Russia’s BM-21 Grad is the most widely deployed multiple-rocket launch system in the world, capable of firing 40 rockets in 20 seconds over a wide area and designed to deliver fragmentation effects. The United States continues to reserve the right to use – and arm countries, like Saudi Arabia, that do use – cluster munitions, a form of weapon that releases bomblets over wide areas, causing numerous explosions in a way that cannot be aimed precisely at military targets.
On the other side, even among armed groups whose goal is to engage security forces rather than civilians, nonstate actors often use mortars and improvised explosive devices, or IEDs, in ways and under weather conditions that render them more inaccurate.
But even explosive weapons that are designed to be as precise as possible and are deployed with attention to minimizing casualties often harm nearby civilians or destroy infrastructure needed for civilian health and survival.
In Gaza, for example, hundreds of civilians were killed and over 1,000 injured by “precision” weapons Israel claimed were aimed solely at Hamas. Moreover, over 100,000 civilians were displaced, with massive damage to essential infrastructure including power-generating plants, water treatment facilities and hospitals.
As the Costs of War Project at Brown University documents, when one accounts for the civilian casualties from preventable disease, hunger, violence, displacement and loss of livelihoods, the toll becomes much higher than that reported during the initial conflict.
The inherently indiscriminate effects of explosive violence in urban areas, which is generally used by both sides of a conflict, has drawn attention in recent years from humanitarian disarmament NGOs.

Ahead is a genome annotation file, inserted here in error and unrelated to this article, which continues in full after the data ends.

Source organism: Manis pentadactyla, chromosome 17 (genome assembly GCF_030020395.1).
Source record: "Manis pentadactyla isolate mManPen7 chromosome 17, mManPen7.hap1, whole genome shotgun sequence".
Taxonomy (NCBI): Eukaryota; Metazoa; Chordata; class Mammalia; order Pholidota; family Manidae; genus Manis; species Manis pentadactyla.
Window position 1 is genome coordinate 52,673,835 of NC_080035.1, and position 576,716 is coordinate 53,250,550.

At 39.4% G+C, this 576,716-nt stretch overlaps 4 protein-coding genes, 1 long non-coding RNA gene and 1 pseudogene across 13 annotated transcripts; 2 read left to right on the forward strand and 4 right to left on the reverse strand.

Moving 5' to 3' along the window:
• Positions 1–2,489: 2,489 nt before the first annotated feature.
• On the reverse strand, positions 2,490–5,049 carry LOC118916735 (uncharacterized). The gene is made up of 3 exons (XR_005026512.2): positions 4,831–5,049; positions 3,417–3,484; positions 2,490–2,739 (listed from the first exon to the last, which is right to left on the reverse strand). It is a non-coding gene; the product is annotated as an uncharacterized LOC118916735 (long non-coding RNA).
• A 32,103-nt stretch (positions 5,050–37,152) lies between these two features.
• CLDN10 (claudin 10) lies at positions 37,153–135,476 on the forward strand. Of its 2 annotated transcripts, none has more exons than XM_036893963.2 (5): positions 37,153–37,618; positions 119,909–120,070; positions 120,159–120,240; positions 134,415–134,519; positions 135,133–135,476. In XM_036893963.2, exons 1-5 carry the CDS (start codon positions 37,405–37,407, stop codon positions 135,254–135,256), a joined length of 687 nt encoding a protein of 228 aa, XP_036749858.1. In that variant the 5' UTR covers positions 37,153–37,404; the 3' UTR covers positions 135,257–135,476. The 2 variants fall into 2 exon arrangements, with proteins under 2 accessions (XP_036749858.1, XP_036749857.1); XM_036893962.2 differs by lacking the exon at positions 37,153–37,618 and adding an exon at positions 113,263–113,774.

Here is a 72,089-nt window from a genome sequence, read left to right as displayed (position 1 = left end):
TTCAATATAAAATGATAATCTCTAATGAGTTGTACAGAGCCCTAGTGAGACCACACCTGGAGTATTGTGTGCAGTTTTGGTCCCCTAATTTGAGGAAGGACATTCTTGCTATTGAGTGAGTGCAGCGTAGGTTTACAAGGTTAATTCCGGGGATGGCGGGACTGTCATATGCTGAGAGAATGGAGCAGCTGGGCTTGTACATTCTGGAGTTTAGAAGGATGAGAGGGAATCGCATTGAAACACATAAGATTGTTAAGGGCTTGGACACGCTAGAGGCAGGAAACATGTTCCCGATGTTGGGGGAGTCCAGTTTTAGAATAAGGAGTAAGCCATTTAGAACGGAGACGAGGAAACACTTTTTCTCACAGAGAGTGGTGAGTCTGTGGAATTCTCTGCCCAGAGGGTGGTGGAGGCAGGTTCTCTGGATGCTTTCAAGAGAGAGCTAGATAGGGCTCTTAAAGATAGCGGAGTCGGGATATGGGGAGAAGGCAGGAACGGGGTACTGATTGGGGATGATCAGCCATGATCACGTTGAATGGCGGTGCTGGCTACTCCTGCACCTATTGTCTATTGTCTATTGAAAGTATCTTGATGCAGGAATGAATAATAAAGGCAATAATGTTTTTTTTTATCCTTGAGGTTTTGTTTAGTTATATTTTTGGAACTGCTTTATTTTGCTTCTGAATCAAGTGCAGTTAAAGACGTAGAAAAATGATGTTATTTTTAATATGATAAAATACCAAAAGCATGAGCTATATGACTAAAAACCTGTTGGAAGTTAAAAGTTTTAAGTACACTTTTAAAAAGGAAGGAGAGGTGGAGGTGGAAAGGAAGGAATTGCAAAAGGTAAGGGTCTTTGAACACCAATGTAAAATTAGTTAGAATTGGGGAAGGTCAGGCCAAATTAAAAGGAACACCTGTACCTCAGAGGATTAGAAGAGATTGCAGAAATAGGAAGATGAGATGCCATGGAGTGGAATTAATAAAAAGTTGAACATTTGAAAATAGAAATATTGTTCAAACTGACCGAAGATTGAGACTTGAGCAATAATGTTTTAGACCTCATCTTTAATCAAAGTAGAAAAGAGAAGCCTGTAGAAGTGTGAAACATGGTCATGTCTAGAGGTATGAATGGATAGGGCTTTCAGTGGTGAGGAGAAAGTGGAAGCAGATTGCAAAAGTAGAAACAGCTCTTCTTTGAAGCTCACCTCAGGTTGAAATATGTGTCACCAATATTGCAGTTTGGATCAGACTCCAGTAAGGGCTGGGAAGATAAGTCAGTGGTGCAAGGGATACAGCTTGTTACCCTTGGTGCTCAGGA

According to the International Network on Explosive Weapons, a coalition of nearly 50 NGOs, the use of explosives in populated areas “causes broad, substantial and ongoing harm.” They base this observation on a decade of documentation of civilian war casualties in conflicts worldwide.
This week, Action on Armed Violence launched a new report that found, among other things, that 90% of the civilian casualties of explosive violence documented by the group were caused by airstrikes.
The International Committee of the Red Cross, or ICRC, is also seized of the dangers to civilians of explosives used in populated areas. In a recent blog symposium on urban warfare, the ICRC echoed these concerns and committed to “stepping up its engagement” in this area – a sign that the issue is becoming a more urgent priority on the international agenda.
With the UN Protection of Civilians discussions in New York coming to a close on May 28, humanitarian advocates hope that diplomats will continue to discuss measures to address this matter, including a Political Declaration committing to avoid using explosives in urban spaces.
These conversations are not happening because of Gaza. They are the result of normative currents that have been percolating in global civil society for a long time. But ironically, the timing of the Gaza conflict – coming just before the UN discussions began – may have become an illustrative impetus raising the salience of this issue on the global scene.
Charli Carpenter is a professor of political science and legal studies at University of Massachusetts-Amherst, specializing in human security and international law. She tweets @charlicarpenter. Her WPR guest column will appear every other Friday.